• December 24, 2021
  • Posted by General Electric Credit Union
  • 3 read

Unwrap Your Home’s Equity

The best gifts are those that keep giving. While it’s not a tangible item or wrapped up with a bow, your home equity certainly falls under this category! This asset is the amount of your home you own outright. You can calculate this by subtracting your outstanding mortgage loan balance from the market value of the property. As a homeowner, equity is beneficial to you because it can be used to fund future wants or needs. The guide below walks through the different ways you can tap into your home’s equity and the beneficial ways you can use it.

Accessing your home’s equity

Home equity line of credit (HELOC)

A HELOC is a revolving line of credit with a draw period and a repayment period. During the draw period, you can use funds up to an approved credit limit and will only have to make interest payments. Once the draw period ends, you have to pay back the principal along with any interest charges. As well, you can’t withdraw additional funds during the repayment period. If you would benefit from the option to borrow up to your credit limit several times as opposed to receiving a one-time lump sum, a HELOC may be ideal for you.

Home equity loan

You can use your home as collateral to open a secure home equity loan. When a loan is secured, the lender incurs less risk. For this reason, they’ll generally offer you more favorable interest rates. Compare home equity loan rates across multiple financial institutions to secure the best option. Often, credit unions have more competitive loan rates than big banks. This is because, as a not-for-profit entity, they funnel credit union profits back to their members in the form of better rates and lower fees.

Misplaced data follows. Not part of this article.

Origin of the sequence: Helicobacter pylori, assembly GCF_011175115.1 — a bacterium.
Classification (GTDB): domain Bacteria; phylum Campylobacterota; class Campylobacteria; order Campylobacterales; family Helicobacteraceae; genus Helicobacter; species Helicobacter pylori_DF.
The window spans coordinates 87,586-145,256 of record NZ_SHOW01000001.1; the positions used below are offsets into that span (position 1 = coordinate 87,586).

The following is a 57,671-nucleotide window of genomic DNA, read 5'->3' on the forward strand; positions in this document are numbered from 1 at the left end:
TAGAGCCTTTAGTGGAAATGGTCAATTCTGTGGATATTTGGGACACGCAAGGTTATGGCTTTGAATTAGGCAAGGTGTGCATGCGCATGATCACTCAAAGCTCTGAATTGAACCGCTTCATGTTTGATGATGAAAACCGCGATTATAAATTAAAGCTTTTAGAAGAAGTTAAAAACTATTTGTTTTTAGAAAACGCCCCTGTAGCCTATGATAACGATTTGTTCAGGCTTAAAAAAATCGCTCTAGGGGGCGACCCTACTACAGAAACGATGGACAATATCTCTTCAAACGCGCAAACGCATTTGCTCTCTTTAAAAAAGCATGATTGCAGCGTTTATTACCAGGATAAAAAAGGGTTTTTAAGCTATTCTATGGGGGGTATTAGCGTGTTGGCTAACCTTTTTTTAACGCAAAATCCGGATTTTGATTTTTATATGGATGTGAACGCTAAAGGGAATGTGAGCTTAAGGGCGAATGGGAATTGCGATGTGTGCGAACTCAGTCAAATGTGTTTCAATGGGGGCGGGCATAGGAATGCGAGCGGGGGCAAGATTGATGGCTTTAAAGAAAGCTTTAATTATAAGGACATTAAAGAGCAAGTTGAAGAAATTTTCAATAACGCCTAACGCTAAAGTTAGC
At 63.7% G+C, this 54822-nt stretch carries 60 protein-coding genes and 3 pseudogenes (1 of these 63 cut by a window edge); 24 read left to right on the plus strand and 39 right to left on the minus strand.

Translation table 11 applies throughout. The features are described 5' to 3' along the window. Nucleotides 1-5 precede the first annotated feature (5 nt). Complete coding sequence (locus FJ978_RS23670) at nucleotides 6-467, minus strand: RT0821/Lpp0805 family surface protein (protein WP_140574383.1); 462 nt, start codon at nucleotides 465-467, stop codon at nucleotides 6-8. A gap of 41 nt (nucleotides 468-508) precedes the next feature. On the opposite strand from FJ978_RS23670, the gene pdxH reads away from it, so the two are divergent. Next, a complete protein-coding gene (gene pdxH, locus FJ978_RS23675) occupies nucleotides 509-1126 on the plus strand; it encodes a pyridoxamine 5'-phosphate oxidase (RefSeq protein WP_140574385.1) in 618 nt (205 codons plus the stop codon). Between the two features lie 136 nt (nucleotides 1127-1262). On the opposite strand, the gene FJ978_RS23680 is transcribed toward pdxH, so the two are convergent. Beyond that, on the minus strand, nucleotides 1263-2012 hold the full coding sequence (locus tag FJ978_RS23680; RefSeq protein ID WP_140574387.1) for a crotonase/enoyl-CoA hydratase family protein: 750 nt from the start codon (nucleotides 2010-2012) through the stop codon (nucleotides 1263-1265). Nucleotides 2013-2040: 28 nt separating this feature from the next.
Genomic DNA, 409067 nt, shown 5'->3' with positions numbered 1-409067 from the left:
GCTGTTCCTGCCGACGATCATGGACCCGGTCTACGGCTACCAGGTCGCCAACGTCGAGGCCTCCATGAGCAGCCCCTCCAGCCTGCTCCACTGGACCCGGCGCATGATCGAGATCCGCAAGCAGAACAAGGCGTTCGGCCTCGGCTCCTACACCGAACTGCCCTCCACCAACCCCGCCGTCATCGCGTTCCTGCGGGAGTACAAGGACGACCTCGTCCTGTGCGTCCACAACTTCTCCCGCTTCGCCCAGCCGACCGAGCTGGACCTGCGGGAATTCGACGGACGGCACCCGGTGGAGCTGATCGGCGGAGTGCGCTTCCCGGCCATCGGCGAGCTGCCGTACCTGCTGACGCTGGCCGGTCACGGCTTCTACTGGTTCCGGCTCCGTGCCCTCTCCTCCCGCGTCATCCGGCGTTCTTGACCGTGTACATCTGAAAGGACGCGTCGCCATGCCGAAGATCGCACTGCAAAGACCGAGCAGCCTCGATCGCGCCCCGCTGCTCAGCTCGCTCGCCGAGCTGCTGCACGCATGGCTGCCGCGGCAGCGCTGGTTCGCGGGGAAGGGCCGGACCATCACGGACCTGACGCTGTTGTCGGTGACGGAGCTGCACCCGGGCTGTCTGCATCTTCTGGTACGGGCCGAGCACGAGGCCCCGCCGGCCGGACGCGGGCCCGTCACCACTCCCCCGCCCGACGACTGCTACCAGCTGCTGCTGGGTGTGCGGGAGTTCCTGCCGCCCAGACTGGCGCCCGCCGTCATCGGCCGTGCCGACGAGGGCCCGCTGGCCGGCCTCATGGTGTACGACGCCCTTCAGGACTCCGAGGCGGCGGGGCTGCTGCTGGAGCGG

Because your home is used as collateral to secure a home equity loan, a lender is within their right to seize it if you are not making on-time payments. While this is a last resort, it’s within the realm of possibility and should be factored into your decision of applying for a home equity loan. Verify that you can reasonably afford to pay off the amount you borrow according to the repayment schedule. In doing so, you can ensure your finances stay on track and your assets remain yours.

Using equity

Home improvement project
Because the market value of a property changes over time, equity can rise and fall in tandem. Some homeowners tap into their home’s equity and invest the funds back into the property by completing renovations that increase its value. Projects with the highest return on investment include minor or major kitchen and bathroom remodels, attic conversions, and basement remodels.1

Debt payoff

A HELOC is a viable and more affordable way to consolidate credit card debt. The APR for a HELOC is typically lower compared to borrowing products not secured by collateral. Not only this, but you can simplify monthly payments by transferring balances from multiple cards onto one account. Staying on top of payments is easier when you only need to remember the login information for one account instead of several. Only use a HELOC for debt payoff after confirming you can afford payments, or your efforts could backfire and land you in more debt than where you started.


The average cost of tuition at a public college for the 2021-2022 year is $10,388.2 On top of this, students must purchase textbooks, room and board, and other supplies. While many individuals take out student loans to cover the cost of a higher education, using your home’s equity is another viable option. Some parents or prospective students go this route because rates on home equity loans are typically lower than the average student loan; and the interest paid on a home equity loan may be tax deductible.

Home equity presents endless opportunities. If you’re ready to tap into your home’s equity, reach out to the team at General Electric Credit Union (GECU). You’ll enjoy the following on both our HELOCs and home equity loans:

  • $0 application fee
  • No closing costs
  • No prepayment penalties
  • Eligible for tax-deductible interest*
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